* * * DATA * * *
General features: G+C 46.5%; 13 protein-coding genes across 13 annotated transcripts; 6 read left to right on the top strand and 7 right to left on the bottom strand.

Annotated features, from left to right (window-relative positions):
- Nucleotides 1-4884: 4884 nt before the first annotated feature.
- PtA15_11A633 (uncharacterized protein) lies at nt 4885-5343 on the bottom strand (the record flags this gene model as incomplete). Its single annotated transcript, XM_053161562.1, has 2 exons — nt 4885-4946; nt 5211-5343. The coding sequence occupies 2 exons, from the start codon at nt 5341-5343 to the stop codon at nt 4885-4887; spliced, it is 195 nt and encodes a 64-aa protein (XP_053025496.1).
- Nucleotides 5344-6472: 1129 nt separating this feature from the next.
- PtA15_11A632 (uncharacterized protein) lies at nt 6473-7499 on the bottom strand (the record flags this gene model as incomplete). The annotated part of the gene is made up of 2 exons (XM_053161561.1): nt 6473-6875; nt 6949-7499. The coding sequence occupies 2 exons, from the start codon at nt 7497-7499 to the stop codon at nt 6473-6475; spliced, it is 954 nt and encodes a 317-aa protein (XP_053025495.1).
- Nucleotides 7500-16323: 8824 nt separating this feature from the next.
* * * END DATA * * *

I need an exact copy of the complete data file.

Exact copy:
General features: G+C 46.5%; 13 protein-coding genes across 13 annotated transcripts; 6 read left to right on the top strand and 7 right to left on the bottom strand.

Annotated features, from left to right (window-relative positions):
- Nucleotides 1-4884: 4884 nt before the first annotated feature.
- PtA15_11A633 (uncharacterized protein) lies at nt 4885-5343 on the bottom strand (the record flags this gene model as incomplete). Its single annotated transcript, XM_053161562.1, has 2 exons — nt 4885-4946; nt 5211-5343. The coding sequence occupies 2 exons, from the start codon at nt 5341-5343 to the stop codon at nt 4885-4887; spliced, it is 195 nt and encodes a 64-aa protein (XP_053025496.1).
- Nucleotides 5344-6472: 1129 nt separating this feature from the next.
- PtA15_11A632 (uncharacterized protein) lies at nt 6473-7499 on the bottom strand (the record flags this gene model as incomplete). The annotated part of the gene is made up of 2 exons (XM_053161561.1): nt 6473-6875; nt 6949-7499. The coding sequence occupies 2 exons, from the start codon at nt 7497-7499 to the stop codon at nt 6473-6475; spliced, it is 954 nt and encodes a 317-aa protein (XP_053025495.1).
- Nucleotides 7500-16323: 8824 nt separating this feature from the next.